We at Health and Healing Therapy want to give you the opportunity to get to know our therapists, what their clients struggle with, how they help, and who they are. We believe that connection and comfort with your therapist is vital to growth and healing, so we hope that knowing more about us can put you to ease and assist you in making a decision about whether we are the right therapy practice for you. To do so, we have interviewed each of our therapists about themselves, their careers, and their thoughts around therapy.
Next in the spotlight, we have Reshma Lagomarcino LCPC who talks about how therapy is a form of grounding, the importance of being your authentic self, and the things she typically helps her clients with.
Why do you think it’s important for people to participate in therapy?
I think it really helps with grounding and just slowing down, and I think that especially now with everything kind of going on with COVID, we especially need it to slow down and take a pause. It helps us regulate, and I think everyone can use some of that.
What does a therapy session with you look like?
It depends, but usually I’m looking at clients’ strengths, any areas that they’re resilient in, and we can typically come up with a few. I also introduce some coping skills if they need them, and I like to bring humor into the sessions, too.
What is the best advice you’ve given in a therapy session?
To be your most authentic self. So, not thinking about what others want or what your parents or peers want and how they want you to act, but stopping, thinking about, and answering the questions: What do you want, and who are you, really? And then, going about your day as that person. Being who you most feel you are and who you want to be.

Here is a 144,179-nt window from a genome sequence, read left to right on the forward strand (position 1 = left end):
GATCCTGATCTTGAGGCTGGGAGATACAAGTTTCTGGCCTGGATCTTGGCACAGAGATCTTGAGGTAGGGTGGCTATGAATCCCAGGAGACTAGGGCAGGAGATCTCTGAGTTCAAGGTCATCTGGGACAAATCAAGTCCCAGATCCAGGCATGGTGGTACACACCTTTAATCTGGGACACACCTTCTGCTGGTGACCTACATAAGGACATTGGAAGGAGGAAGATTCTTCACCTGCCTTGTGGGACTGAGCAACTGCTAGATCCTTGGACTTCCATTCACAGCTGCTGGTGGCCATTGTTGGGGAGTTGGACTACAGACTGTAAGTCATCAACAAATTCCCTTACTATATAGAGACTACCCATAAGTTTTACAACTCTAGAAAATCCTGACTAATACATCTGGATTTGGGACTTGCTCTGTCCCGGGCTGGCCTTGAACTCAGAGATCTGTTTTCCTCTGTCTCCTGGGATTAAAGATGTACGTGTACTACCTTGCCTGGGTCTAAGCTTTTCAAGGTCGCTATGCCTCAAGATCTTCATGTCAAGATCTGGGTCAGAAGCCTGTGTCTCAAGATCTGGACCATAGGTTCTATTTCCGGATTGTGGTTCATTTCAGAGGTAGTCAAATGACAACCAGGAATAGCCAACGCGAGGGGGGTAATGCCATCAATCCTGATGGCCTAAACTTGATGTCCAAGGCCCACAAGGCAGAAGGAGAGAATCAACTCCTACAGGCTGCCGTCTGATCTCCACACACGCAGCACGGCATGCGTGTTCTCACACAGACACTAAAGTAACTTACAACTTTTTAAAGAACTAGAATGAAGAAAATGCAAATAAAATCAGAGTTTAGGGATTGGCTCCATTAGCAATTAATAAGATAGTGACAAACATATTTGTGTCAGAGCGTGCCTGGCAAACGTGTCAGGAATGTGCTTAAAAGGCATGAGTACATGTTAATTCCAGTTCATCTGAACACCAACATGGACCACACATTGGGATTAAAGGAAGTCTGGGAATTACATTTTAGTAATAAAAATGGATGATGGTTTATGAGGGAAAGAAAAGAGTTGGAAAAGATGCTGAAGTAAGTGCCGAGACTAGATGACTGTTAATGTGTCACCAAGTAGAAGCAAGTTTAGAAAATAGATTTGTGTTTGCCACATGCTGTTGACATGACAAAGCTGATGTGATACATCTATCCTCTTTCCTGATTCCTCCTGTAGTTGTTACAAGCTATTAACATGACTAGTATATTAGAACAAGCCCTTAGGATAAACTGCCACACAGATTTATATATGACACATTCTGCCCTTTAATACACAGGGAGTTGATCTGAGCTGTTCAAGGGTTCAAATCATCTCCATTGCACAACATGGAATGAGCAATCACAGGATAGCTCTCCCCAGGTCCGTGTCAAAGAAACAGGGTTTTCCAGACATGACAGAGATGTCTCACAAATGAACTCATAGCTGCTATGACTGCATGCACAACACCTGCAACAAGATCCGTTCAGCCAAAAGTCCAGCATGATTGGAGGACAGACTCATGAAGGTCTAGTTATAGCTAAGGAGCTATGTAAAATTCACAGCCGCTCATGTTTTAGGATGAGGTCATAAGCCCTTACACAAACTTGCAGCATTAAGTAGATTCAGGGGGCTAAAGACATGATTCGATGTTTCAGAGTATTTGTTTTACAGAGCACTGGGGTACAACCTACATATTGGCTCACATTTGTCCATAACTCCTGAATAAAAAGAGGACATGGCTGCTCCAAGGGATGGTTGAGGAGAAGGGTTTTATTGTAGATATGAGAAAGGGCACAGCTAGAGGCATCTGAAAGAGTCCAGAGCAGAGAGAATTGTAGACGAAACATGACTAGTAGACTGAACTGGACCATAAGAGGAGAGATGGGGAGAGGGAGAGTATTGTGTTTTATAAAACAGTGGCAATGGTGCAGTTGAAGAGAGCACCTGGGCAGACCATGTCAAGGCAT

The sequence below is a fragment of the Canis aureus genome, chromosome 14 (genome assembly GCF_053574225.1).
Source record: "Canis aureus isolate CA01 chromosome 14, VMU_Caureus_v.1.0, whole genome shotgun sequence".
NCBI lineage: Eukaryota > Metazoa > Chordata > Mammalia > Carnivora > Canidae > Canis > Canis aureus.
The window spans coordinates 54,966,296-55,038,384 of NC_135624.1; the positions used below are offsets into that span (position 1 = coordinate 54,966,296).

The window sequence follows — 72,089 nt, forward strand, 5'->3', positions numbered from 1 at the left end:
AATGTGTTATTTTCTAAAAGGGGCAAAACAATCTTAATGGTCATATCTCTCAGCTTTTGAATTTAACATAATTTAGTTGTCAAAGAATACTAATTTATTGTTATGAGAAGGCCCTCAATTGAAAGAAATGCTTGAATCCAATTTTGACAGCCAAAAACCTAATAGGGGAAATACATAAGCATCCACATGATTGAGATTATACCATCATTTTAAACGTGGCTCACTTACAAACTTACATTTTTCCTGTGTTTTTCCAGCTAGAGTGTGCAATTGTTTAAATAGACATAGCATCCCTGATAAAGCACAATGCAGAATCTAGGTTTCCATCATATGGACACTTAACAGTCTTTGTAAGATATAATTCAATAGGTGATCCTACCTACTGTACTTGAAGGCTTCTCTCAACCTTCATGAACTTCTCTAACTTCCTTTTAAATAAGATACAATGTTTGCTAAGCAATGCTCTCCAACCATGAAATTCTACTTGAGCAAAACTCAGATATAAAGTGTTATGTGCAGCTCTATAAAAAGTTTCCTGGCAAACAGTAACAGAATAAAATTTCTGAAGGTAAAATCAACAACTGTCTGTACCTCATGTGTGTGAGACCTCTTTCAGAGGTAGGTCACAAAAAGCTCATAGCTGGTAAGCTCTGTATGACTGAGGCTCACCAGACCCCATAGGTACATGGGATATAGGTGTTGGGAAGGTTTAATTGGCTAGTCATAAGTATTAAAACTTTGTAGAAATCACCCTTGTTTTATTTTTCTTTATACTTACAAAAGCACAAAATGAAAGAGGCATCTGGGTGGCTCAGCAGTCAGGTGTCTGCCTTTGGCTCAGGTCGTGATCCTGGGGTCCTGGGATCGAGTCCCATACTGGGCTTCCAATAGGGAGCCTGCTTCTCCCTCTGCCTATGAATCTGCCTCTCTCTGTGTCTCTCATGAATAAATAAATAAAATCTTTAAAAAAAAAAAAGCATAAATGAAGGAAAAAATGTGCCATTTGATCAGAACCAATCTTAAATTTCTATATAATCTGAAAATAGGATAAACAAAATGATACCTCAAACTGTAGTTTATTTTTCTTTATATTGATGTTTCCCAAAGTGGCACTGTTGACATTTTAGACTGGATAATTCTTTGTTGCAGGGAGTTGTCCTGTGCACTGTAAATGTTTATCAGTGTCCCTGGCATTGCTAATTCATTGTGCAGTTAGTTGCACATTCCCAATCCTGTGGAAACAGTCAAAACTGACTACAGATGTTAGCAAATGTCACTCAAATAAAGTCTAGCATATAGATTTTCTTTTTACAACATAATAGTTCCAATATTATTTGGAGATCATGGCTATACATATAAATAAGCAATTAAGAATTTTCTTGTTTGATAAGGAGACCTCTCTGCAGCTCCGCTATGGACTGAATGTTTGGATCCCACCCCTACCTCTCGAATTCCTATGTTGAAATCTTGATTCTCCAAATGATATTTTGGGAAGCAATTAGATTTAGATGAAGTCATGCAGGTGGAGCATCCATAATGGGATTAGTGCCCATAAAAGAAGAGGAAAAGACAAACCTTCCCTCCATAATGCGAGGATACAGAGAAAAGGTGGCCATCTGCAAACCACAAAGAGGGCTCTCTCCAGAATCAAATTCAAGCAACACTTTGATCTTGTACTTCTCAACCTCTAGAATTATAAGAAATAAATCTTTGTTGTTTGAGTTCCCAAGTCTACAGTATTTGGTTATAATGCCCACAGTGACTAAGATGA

What is one of the hardest parts of being a therapist?
I think that it might be some of the unexpected things that come up, and I think that’s because life happens. So, as much as I think somebody’s doing really well and I know how a session’s going to go, something could have come up in their lives, or they might have discovered something, whether it was a loss or a betrayal, and it kind of sets them back a little bit. I’m not always expecting that to come up.
What do you like the most about being a therapist?
I think it’s seeing growth in my clients, and I think that’s something we get to see in a private practice. I like seeing the progress they’ve made as they continue to do the work.
What are common challenges that your clients face? What is an area or are areas of specialty you have?
I think anxiety is a big one that’s coming up for a lot of clients right now. For specialties, I would say trauma, PTSD, and then for an age group I like working with, it would be adolescents and adults. That’s kind of the bulk of what my typical clients look like.
What do you want/is your hope for your clients?
I hope that they see their potential, how resilient they are and their strengths, because I think that a lot of times they come in and they’re feeling so down that they forget that they’re really strong, that they’re strong people, or that they have a lot of positive traits. I’m hoping that they’re able to see that after some work. Typically, I think they do get to see it! It can take longer for some than others, but that’s my hope – that they’re able to realize and recognize that potential in themselves.
What do clients say about working with you?
I’m hoping it’s good stuff! I hear a lot of “I appreciate that you’re here.”
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